Applying Family Systems Theory in a Conventional World
October 22 - October 23
42nd Pittsburgh Family Systems Conference & Symposium: Applying Family Systems Theory in a Conventional World
Online Conference via Zoom
This conference provides education and skills training for professionals to better apply family systems theories and thinking in various conventional clinical and other practice settings. Family systems approaches to practice are challenging to apply in conventional settings that focus on individuals with problems, symptoms and concerns rather than the family and community as emotional systems. In these conventional settings, family systems practitioners confront the ways social institutions, serving systems and clinical settings foster symptoms and problems in individuals, families, and organizations by under-estimating the role of family and community members in creating relationship conditions that escalate symptoms and problems. Learning to manage and address these challenges is a prime focus of the conference. Better managing these challenges greatly increase the effectiveness of family systems practitioners.
The program has numerous speakers from different professions with expertise in the psychology, psychiatry, research, social work, clergy and marriage and family fields. Some work in public human service agencies and others in private psychological practices. Some are leaders in religious organizations and others consult with businesses and corporations. Some work in private family-owned businesses and others have a role in large corporations. Each of these conventional settings challenge systems thinkers because they are structured and organized on individual frameworks, cause and effect thinking or ways of classifying and focusing on changing symptoms and problems. This conference provides a way for attendees to learn how presenters manage the challenges of thinking and practicing with family systems theory in a conventional world. This diverse background among speakers assures the audience will engage patterns of challenges for family systems thinkers and practitioners across many professional settings.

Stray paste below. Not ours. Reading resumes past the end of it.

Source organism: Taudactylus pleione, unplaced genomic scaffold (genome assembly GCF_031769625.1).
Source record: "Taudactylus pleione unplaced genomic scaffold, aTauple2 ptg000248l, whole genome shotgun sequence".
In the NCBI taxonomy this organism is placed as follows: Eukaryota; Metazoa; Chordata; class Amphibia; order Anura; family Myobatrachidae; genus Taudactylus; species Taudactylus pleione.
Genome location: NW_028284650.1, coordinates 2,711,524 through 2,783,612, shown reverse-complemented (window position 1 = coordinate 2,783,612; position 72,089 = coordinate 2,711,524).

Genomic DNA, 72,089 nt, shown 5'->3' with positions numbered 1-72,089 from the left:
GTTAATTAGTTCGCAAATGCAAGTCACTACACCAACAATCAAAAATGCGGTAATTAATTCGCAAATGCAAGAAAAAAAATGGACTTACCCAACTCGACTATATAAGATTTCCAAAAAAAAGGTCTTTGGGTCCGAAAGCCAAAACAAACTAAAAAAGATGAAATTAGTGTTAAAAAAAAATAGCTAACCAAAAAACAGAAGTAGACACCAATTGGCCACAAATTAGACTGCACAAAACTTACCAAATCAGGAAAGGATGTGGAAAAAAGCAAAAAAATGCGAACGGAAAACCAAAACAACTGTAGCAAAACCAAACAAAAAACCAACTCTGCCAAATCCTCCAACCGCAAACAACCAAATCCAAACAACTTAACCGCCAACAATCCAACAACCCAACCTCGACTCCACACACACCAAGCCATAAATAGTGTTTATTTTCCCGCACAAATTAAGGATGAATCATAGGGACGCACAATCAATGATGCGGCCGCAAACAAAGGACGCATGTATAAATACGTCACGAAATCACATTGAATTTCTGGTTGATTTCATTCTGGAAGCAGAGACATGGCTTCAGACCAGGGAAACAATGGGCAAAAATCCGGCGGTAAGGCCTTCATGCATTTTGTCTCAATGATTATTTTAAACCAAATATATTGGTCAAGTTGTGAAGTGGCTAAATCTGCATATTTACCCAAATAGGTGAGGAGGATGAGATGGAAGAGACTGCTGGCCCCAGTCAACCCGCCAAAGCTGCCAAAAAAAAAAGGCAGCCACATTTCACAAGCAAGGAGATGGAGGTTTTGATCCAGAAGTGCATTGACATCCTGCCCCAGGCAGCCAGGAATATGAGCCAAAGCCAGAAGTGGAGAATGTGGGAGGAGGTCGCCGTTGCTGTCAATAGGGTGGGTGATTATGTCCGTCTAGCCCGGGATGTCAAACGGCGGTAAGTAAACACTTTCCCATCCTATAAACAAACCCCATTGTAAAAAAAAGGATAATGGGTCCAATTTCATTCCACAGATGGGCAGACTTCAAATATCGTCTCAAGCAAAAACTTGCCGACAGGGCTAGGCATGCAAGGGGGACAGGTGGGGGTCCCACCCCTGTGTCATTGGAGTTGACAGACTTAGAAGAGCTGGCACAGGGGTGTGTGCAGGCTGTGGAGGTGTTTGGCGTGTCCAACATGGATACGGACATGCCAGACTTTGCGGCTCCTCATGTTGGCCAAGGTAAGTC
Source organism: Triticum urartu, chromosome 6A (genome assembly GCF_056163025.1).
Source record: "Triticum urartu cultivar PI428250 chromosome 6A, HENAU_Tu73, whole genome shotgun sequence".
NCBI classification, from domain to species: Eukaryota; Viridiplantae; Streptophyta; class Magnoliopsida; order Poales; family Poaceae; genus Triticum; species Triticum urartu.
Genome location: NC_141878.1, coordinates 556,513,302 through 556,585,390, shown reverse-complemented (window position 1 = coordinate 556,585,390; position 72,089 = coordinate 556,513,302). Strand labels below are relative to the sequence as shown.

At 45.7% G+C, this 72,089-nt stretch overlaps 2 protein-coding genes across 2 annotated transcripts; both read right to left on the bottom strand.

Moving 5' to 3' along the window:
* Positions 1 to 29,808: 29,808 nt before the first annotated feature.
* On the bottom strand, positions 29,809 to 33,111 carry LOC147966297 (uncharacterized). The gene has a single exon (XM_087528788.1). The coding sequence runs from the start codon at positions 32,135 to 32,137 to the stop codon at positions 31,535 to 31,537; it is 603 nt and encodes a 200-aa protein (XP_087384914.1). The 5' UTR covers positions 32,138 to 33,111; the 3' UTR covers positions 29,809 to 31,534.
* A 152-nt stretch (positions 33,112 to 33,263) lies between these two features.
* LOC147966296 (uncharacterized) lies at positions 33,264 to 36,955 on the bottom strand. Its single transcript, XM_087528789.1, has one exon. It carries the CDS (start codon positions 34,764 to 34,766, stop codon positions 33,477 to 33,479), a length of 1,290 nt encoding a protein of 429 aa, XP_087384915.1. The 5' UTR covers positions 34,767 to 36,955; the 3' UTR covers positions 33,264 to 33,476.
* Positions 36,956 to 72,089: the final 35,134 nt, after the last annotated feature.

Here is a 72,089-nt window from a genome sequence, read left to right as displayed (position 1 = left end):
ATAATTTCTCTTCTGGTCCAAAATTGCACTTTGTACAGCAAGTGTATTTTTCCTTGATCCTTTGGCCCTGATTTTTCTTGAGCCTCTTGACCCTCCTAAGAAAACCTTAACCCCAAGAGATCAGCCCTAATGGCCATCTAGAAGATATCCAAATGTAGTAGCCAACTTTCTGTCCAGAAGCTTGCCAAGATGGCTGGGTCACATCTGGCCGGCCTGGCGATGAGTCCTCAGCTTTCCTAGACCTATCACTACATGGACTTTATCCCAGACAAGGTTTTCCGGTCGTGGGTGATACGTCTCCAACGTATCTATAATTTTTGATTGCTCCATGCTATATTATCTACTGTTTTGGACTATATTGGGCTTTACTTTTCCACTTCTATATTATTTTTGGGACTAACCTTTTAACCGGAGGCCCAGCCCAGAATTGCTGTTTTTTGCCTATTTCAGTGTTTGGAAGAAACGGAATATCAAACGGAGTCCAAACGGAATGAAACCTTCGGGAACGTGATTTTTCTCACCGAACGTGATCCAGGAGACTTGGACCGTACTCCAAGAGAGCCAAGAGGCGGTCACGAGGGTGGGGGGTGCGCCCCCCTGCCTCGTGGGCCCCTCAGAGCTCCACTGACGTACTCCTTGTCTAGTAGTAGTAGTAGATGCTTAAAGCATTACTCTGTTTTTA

This is an online conference, and all presentations and discussions will occur utilizing ZOOM technology. Registrants for the conference will be emailed information to connect to the conference and participants are asked to connect fifteen minutes before conference start time. Participants will be given written instructions for how to ask questions and make comments during the conference. Participants are strongly encouraged to become familiar with the use of ZOOM technology before the meeting.
- 2 Day Full Price $200
- One Day Only – FRIDAY – $125
- One Day Only – SATURDAY – $125
Full-Time Student Admission*:
- 2 Day Full Price – $95
- One Day Only – FRIDAY – $65
- One Day Only – SATURDAY – $65
*If interested in the student discount, please send a scanned copy of your student ID or other proof of enrollment to firstname.lastname@example.org to receive a discount code to be used during checkout.
THE WESTERN PA FAMILY CENTER SCHOLARSHIP FUND
The WPFC Scholarship Fund was created to provide financial aid to students, clinicians and other professionals facing financial hardships. This fund is made available through the generosity of our donors to keep education accessible and Bowen Family System Theory within reach to further one’s own work.
If you would like to receive financial assistance for this program, please send an email to email@example.com for more information.
Applications for Psychology CE’s and Social Work CEU’s have been submitted. Please check back for updates.
Conference Learning Objectives
Lead Presentations by
Amie Post, MA, LCMFT has been a student of Bowen theory since 2001 when she was a master’s student in Marriage and Family Therapy at Seton Hill University. Since 2015, Amie is the Executive Director of the Family Crisis Center of Baltimore County, Inc, a Baltimore based non-profit organization whose mission is to assist families as they experience the impacts of domestic violence. She deepened her study of Bowen theory in the Postgraduate Training Program 2012-2016 and served as a Clinical Intern 2015-16 at the Bowen Center for the Study of the Family. Amie is currently a member the Board of Directors at the Bowen Center and an active faculty. Her research interests include the emerging concept of halobiont: the notion of a superorganism that reflects the totality of the human and its microbial partners; reciprocal functioning in relationship violence and evaluating and developing effective programs and systems of care.
Stuart Libman, MD is a Board-Certified Child, Adolescent and Family Psychiatrist, with further sub-specialization in Sports Psychiatry. After graduating from Ohio University and the School of Medicine at Case Western Reserve University, he completed training in Pediatrics, General Psychiatry, and Child and Adolescent Psychiatry at the University of Pittsburgh. He currently serves as the Medical Director of the PLEA School Based Partial Hospital Program for children and youth with diagnoses on the Autistic Spectrum. Although he was one of the founding members of the Western Pennsylvania Family Center, his clinical focus subsequently shifted to Acceptance and Commitment Therapy (ACT), and he has become an International ACT Trainer of the Association for Contextual Behavioral Science and a Prosocial Consultant.
Victoria Harrison MA, LMFT, Walter Howard Smith, Jr., Ph.D, Patricia A. Comella, J.D., Esq. (ret), Heather Brown, LMFT, Christopher F. Burnett, Psy. D., Kristi Green, Georgie-Ann Neil, Jessica Elliott, Brittany A. Gray, M.S, Allison Whitney, Ashley North, LMFT, Ps. Alejandro Astorga A, David Swanson, M.Div., Carol P. Jeunnette, Ph.D.
Conference Registration and questions: Rebecca Keller at firstname.lastname@example.org
WPFC Programs and Services: Cynthia Larkby, Ph.D. at Cynthia.email@example.com